Two measurements of the cosmic-ray positron fraction as a function of energy have been made using the High-Energy Antimatter Telescope (HEAT) balloon-borne instrument. The first flight took place from Fort Sumner, New Mexico, in 1994 and yielded results above the geomagnetic cutoff energy of 4.5 GeV. The second flight, from Lynn Lake, Manitoba, in 1995, permitted measurements over a larger energy interval, from 1 to 50 GeV. We present results on the positron fraction based on data from the Lynn Lake flight and compare these with the previously published results from the Fort Sumner flight. The results confirm that the positron fraction does not increase with energy above ≈10 GeV, although a small excess above purely secondary production cannot be ruled out. At low energies the positron fraction is slightly larger than that reported from measurements made in the 1960s. This effect could possibly be a consequence of charge dependence in the level of solar modulation.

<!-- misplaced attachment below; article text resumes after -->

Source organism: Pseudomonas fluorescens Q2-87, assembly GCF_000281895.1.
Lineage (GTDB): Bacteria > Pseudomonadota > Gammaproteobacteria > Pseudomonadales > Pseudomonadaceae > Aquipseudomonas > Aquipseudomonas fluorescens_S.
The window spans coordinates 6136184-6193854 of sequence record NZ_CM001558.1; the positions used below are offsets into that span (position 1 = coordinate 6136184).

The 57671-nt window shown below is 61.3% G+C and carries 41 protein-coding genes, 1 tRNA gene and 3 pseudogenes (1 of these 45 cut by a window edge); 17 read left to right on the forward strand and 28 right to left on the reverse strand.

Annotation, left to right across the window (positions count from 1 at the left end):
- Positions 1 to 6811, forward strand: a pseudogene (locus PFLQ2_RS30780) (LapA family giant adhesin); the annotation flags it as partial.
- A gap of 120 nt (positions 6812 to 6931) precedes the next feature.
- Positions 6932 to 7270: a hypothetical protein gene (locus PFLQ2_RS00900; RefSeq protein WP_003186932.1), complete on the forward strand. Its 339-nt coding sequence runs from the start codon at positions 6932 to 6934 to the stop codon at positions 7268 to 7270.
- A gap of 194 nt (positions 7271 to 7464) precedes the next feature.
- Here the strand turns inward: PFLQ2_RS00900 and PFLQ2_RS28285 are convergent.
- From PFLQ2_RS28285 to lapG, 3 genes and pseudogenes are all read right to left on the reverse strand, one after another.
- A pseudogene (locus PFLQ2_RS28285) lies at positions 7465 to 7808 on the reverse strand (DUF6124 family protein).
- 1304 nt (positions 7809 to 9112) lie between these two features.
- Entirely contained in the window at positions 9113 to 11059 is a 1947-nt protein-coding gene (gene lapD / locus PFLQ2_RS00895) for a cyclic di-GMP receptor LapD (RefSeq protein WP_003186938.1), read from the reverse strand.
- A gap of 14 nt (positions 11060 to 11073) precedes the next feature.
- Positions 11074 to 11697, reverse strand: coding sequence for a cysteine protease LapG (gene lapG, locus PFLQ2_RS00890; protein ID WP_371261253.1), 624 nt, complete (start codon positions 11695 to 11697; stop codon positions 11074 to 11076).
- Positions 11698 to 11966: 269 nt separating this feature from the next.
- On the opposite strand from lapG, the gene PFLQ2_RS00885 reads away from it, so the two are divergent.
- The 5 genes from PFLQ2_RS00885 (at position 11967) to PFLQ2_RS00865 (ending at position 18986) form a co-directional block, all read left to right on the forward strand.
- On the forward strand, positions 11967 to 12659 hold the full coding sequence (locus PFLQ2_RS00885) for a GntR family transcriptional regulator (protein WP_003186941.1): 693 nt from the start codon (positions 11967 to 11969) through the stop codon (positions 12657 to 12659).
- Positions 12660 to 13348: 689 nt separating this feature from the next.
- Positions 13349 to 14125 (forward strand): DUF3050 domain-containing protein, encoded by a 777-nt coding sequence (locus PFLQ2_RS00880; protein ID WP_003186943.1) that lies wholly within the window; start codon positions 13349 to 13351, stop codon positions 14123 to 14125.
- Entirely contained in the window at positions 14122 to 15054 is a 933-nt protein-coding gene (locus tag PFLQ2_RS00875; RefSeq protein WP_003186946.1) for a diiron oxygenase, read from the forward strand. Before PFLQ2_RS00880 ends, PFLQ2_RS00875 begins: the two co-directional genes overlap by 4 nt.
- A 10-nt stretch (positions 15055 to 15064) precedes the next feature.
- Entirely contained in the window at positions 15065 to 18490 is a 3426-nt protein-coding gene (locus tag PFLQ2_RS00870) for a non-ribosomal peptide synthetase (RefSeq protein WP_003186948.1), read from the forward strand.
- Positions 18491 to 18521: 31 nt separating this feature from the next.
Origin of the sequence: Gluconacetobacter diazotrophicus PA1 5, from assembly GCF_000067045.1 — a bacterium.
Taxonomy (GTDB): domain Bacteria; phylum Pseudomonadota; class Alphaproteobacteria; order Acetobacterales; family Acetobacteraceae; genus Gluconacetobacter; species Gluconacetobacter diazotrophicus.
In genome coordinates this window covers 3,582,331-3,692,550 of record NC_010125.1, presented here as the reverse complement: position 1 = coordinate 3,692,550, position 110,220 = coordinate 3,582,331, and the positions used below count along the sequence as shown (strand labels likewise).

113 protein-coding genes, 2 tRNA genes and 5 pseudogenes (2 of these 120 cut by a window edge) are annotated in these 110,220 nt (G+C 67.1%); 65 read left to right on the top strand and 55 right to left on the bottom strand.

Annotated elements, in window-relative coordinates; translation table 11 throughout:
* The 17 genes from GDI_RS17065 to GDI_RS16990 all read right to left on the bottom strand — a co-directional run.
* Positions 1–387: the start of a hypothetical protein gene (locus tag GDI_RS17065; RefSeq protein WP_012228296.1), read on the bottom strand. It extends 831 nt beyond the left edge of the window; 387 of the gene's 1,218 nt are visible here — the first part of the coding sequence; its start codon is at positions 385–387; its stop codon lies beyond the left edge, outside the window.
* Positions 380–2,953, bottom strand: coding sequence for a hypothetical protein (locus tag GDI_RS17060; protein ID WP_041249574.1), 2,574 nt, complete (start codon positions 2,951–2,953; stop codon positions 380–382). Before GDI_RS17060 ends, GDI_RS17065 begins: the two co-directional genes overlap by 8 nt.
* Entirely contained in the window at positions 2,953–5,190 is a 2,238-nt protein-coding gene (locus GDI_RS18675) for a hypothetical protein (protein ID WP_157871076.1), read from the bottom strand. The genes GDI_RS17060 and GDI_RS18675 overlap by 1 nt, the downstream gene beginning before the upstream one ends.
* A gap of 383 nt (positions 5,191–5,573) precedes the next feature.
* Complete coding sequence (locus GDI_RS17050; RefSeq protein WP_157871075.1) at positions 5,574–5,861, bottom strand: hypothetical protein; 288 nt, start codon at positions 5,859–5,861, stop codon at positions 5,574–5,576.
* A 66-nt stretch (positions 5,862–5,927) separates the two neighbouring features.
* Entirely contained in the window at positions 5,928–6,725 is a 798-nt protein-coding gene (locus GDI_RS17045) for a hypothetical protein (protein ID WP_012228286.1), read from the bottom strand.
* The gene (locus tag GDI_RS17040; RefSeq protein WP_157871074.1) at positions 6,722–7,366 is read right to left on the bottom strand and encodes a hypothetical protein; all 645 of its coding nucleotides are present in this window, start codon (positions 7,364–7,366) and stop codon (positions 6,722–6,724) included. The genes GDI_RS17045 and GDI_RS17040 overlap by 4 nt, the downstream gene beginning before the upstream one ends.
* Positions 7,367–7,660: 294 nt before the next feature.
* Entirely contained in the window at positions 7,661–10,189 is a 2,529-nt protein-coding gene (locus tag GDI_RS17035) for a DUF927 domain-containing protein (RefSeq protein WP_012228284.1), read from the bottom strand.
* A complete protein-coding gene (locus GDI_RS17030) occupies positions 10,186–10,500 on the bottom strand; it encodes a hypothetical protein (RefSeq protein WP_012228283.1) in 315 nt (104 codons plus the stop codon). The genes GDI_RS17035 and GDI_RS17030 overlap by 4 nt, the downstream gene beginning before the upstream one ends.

All Science Journal Classification (ASJC) codes
- Astronomy and Astrophysics
- Space and Planetary Science